JAPANESE  ENGLISH

PEOPLE

2019.05.21
Vol.31

Power to the People of Japan The Mission of Meiji Japan's Industrial Revolutionary Heritage

Ms. Misa Watanabe

President of Watanabe Production Group and Honorary Chair of Watanabe Productions Co., Ltd.

Ms. Misa Watanabe
PROFILE

Misa Watanabe was born in 1928 in the city of Yokohama in Kanagawa Prefecture as the eldest daughter of Masao and Hanako KUNASE, the founders of Manase Productions Inc.. After studying at Japan Women’s University, she worked as a manager for the jazz band Six Joes. In 1955, she married the Six Joes bandleader Shin Watanabe and founded Watanabe Productions Co. Ltd.. Named a chevalier in the French Order of Arts and Letters in 2004, she was also awarded a Medal of Honor with Blue Ribbon by the Japanese government in 2012 and the ICMP Ralph Peer II Award in 2018. She is a trustee of Japan’s National Congress of Industrial Heritage.

ーーThe Sites of Japan’s Meiji Industrial Revolution were registered as UNESCO World Cultural Heritage in July 2015. Two years earlier, the Board of Trustees for the National Congress of Industrial Heritage was convened in September 2013. You have served as a trustee since its inception, but could you tell us a little about the background up to that point?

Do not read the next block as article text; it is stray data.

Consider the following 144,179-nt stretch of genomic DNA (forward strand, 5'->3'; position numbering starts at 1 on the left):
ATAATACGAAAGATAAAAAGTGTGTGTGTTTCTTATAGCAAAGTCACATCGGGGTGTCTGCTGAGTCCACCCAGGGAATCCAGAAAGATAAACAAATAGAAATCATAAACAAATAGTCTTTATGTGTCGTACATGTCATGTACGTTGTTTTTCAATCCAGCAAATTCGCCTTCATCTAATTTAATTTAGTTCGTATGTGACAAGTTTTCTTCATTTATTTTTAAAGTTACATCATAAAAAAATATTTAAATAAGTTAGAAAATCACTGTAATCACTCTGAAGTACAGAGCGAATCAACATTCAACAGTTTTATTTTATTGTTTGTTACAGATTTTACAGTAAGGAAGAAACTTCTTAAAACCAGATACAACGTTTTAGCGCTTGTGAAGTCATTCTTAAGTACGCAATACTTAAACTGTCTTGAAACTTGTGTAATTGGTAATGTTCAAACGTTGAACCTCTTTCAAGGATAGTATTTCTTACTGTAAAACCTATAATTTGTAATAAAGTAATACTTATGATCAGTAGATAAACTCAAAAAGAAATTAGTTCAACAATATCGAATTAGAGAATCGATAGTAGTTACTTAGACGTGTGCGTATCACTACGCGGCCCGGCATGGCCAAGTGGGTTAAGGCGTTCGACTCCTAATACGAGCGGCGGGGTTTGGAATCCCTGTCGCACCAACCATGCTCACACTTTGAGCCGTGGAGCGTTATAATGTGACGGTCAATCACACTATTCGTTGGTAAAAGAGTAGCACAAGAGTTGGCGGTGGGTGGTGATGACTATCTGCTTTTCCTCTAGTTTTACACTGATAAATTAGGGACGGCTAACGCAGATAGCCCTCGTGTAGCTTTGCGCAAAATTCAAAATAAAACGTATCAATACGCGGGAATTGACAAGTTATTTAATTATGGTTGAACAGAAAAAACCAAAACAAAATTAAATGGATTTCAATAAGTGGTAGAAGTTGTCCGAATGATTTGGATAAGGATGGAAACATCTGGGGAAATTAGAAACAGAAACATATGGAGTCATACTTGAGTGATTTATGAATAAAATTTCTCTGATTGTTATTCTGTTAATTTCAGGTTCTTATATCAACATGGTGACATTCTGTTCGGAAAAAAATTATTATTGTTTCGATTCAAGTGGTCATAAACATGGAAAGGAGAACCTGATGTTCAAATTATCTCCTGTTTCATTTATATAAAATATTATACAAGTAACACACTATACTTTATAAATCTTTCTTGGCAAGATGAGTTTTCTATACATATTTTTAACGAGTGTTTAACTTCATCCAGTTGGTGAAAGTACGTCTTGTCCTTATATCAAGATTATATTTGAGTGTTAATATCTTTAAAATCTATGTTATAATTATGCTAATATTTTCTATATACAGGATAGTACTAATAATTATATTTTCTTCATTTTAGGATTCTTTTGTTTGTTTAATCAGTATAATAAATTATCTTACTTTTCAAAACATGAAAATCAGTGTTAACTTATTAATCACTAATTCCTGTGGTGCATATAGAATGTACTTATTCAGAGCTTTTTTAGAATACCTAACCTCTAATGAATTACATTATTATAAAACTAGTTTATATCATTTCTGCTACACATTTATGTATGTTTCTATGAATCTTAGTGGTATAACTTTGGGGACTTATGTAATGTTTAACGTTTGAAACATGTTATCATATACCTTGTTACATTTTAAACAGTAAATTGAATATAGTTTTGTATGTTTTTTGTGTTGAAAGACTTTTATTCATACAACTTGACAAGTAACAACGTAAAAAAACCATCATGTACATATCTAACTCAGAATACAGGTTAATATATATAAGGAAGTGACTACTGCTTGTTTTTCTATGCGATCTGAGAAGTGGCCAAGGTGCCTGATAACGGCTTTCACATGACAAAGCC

I was on good terms with Ms. Koko Kato’s mother Mutsuko, so I’ve known Koko for a long time. When did I first meet her? I suppose she might already have been an adult by then. She struck me as bright and energetic, and more than anything clever. I do love a dependable woman. So I became fan of Koko’s, with her lucid way of talking, and I remember feeling excited to see what kind of woman she would be.
Much later, at some function or other I was attending with Mutsuko, she mentioned to me that “our Koko is promoting this sort of thing,” which turned out to be the story of how Koko was going all out to get the Modern Industrial Heritage Sites in Kyushu and Yamaguchi (later retitled as the “Sites of Japan’s Meiji Industrial Revolution”) inscribed onto UNESCO World Cultural Heritage List. I thought this sounded like quite a dynamic challenge, but at the same time I suddenly realized it was something wonderful.
Later, Koko invited me to an event she was organizing at a hotel in Tokyo (the Expert Committee convened in 2007 announced the results of their inspection and deliberation at the Tokyo Prince Hotel on October 10, 2009). When I arrived, I was amazed. She had the biggest room completely packed with people. There must have been a thousand people or more. There were business types, politicians, critics, and the media. I was moved by Kōko’s gift of enthusiasm and thought I’d like to help out if there was something I could do, so when the topic of becoming a trustee for the National Congress of Industrial Heritage came up, I was happy to accept.

You had a deep understanding and approved of what Ms. Kato was doing?